I'm not sure if I'll keep the X1D because it is a redundancy I don't need.  The SL2 can do virtually everything I need in a camera system.  I do love using my X1D like a little large-format camera (without camera movements), contemplatively on a tripod, but I don't think it would get much use once the SL2 arrives.  

One added little bonus with the larger sensor on the SL2 is for wildlife and people who want a long telephoto lens.  You still get large files when using APS-C mode, with all the technological advantages of the SL2, and effectively have a 560mm lens.

Really informative review, Timothy, particularly on AF performance.  Does it have an AF Profile for unicorns? 😁

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21 minutes ago, Likaleica said:

I tested the SL2 against the X1D, qualitatively.  Same subject, same settings, 75 apo-summicron-sl and 90 xcd.  I applied the 2:3 crop ratio to the X1D files and looked at them "blind" in Lightroom and also printed test strips the equivalent of size A0 (33x47 inches).  My review is here.

Long story short:  I can't wait to get the SL2.

I'm not sure if I'll keep the X1D because it is a redundancy I don't need.  The SL2 can do virtually everything I need in a camera system.  I do love using my X1D like a little large-format camera (without camera movements), contemplatively on a tripod, but I don't think it would get much use once the SL2 arrives.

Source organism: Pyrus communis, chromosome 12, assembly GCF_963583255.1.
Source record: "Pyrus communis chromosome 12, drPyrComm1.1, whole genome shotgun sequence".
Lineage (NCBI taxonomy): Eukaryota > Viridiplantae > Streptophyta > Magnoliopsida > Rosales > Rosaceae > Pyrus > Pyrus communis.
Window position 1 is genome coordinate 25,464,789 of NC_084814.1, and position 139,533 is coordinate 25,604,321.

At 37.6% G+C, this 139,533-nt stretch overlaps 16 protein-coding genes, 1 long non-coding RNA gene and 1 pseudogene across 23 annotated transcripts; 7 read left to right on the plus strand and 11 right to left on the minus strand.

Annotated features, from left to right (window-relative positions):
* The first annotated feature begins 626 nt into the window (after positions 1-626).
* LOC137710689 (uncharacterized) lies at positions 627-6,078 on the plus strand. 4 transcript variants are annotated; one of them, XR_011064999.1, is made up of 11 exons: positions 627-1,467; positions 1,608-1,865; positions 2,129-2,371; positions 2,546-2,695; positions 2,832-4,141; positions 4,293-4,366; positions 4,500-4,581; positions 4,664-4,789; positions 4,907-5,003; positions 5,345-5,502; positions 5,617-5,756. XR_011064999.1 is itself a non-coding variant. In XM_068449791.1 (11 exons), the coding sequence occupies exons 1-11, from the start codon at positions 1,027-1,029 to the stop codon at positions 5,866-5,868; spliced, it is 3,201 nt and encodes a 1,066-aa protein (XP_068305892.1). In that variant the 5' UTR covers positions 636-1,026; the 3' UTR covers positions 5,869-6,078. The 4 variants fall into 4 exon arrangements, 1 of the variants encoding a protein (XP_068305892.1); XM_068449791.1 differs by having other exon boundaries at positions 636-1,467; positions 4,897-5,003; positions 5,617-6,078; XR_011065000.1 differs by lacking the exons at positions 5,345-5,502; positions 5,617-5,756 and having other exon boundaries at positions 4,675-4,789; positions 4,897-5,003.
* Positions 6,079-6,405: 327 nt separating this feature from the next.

One added little bonus with the larger sensor on the SL2 is for wildlife and people who want a long telephoto lens.  You still get large files when using APS-C mode, with all the technological advantages of the SL2, and effectively have a 560mm lens.

Do you mind sharing the SL2 and X1D files?

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6 hours ago, Likaleica said:

One added little bonus with the larger sensor on the SL2 is for wildlife and people who want a long telephoto lens.  You still get large files when using APS-C mode, with all the technological advantages of the SL2, and effectively have a 560mm lens.

Sorry, but the crop factor is only 1.5 (compared to APS-C). So equivalent to 420mm. But using an adapted 400mm lens would be interesting (and resulting in 600mm equivalent in APS-C). Probably the MC-21 adapter will work on the SL2 (nobody has confirmed or denied, yet). So a Canon 400mm DO/f4 could be very interesting. Or a Nikon PF lens with a manual adapter (e.g. 500mm PF/f5.6 is quite affordable) .

Edited by caissa